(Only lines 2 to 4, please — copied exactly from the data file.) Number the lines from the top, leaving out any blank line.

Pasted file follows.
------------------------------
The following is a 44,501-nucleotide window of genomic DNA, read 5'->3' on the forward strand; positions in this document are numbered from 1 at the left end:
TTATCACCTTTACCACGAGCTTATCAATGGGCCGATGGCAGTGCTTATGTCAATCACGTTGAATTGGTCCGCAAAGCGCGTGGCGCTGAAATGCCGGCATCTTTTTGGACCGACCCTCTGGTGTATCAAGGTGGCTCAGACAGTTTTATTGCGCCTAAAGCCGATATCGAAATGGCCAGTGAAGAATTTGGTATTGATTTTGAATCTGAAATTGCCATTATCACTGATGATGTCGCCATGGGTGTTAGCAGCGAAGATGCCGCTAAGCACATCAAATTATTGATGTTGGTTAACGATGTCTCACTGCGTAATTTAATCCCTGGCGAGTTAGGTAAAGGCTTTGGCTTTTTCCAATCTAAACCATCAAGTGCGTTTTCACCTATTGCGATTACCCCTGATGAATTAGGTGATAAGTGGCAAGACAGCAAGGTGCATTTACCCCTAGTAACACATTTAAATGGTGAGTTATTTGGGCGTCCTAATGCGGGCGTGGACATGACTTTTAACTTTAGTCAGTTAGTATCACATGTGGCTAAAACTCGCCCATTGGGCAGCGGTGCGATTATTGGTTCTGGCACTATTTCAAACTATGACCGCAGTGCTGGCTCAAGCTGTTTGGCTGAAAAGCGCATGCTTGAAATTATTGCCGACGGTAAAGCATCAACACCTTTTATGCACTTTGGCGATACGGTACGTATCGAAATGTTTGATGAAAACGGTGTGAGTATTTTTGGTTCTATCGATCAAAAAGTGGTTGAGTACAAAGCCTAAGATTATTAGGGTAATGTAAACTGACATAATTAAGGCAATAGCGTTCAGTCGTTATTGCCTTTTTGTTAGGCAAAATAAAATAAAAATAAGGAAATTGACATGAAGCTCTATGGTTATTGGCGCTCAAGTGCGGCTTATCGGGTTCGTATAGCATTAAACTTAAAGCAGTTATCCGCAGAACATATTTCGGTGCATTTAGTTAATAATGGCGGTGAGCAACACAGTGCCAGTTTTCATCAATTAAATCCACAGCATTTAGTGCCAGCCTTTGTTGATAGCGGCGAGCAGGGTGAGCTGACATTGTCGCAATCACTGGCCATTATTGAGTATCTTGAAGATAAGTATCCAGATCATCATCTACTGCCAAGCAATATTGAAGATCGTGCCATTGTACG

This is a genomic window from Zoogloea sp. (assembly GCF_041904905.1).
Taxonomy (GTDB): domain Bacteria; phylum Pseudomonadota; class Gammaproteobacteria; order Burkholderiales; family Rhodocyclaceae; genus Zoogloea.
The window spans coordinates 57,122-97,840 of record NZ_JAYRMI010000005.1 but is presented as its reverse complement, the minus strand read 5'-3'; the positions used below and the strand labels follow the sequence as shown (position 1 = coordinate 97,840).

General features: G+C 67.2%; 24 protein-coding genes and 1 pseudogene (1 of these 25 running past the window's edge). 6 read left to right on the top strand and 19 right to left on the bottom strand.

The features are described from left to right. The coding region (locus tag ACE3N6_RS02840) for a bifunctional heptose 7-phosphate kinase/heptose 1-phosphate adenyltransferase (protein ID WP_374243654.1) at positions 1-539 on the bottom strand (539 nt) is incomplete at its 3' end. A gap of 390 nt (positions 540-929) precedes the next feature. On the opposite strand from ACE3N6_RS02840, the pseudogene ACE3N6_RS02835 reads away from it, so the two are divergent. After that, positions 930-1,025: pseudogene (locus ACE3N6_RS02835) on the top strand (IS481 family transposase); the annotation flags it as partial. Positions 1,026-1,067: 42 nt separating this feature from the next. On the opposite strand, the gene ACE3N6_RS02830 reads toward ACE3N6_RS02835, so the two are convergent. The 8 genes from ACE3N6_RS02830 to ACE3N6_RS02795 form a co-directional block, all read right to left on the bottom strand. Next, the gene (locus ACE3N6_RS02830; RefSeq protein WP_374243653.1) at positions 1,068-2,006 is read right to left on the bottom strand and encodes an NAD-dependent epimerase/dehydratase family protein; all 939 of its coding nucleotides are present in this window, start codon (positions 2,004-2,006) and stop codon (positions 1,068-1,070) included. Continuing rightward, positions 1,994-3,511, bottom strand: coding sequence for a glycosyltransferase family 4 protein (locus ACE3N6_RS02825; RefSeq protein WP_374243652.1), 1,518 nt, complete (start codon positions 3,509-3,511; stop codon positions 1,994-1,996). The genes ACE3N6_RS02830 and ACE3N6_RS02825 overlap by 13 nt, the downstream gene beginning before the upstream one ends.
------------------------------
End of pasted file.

TTATCACCTTTACCACGAGCTTATCAATGGGCCGATGGCAGTGCTTATGTCAATCACGTTGAATTGGTCCGCAAAGCGCGTGGCGCTGAAATGCCGGCATCTTTTTGGACCGACCCTCTGGTGTATCAAGGTGGCTCAGACAGTTTTATTGCGCCTAAAGCCGATATCGAAATGGCCAGTGAAGAATTTGGTATTGATTTTGAATCTGAAATTGCCATTATCACTGATGATGTCGCCATGGGTGTTAGCAGCGAAGATGCCGCTAAGCACATCAAATTATTGATGTTGGTTAACGATGTCTCACTGCGTAATTTAATCCCTGGCGAGTTAGGTAAAGGCTTTGGCTTTTTCCAATCTAAACCATCAAGTGCGTTTTCACCTATTGCGATTACCCCTGATGAATTAGGTGATAAGTGGCAAGACAGCAAGGTGCATTTACCCCTAGTAACACATTTAAATGGTGAGTTATTTGGGCGTCCTAATGCGGGCGTGGACATGACTTTTAACTTTAGTCAGTTAGTATCACATGTGGCTAAAACTCGCCCATTGGGCAGCGGTGCGATTATTGGTTCTGGCACTATTTCAAACTATGACCGCAGTGCTGGCTCAAGCTGTTTGGCTGAAAAGCGCATGCTTGAAATTATTGCCGACGGTAAAGCATCAACACCTTTTATGCACTTTGGCGATACGGTACGTATCGAAATGTTTGATGAAAACGGTGTGAGTATTTTTGGTTCTATCGATCAAAAAGTGGTTGAGTACAAAGCCTAAGATTATTAGGGTAATGTAAACTGACATAATTAAGGCAATAGCGTTCAGTCGTTATTGCCTTTTTGTTAGGCAAAATAAAATAAAAATAAGGAAATTGACATGAAGCTCTATGGTTATTGGCGCTCAAGTGCGGCTTATCGGGTTCGTATAGCATTAAACTTAAAGCAGTTATCCGCAGAACATATTTCGGTGCATTTAGTTAATAATGGCGGTGAGCAACACAGTGCCAGTTTTCATCAATTAAATCCACAGCATTTAGTGCCAGCCTTTGTTGATAGCGGCGAGCAGGGTGAGCTGACATTGTCGCAATCACTGGCCATTATTGAGTATCTTGAAGATAAGTATCCAGATCATCATCTACTGCCAAGCAATATTGAAGATCGTGCCATTGTACG

This is a genomic window from Zoogloea sp. (assembly GCF_041904905.1).
Taxonomy (GTDB): domain Bacteria; phylum Pseudomonadota; class Gammaproteobacteria; order Burkholderiales; family Rhodocyclaceae; genus Zoogloea.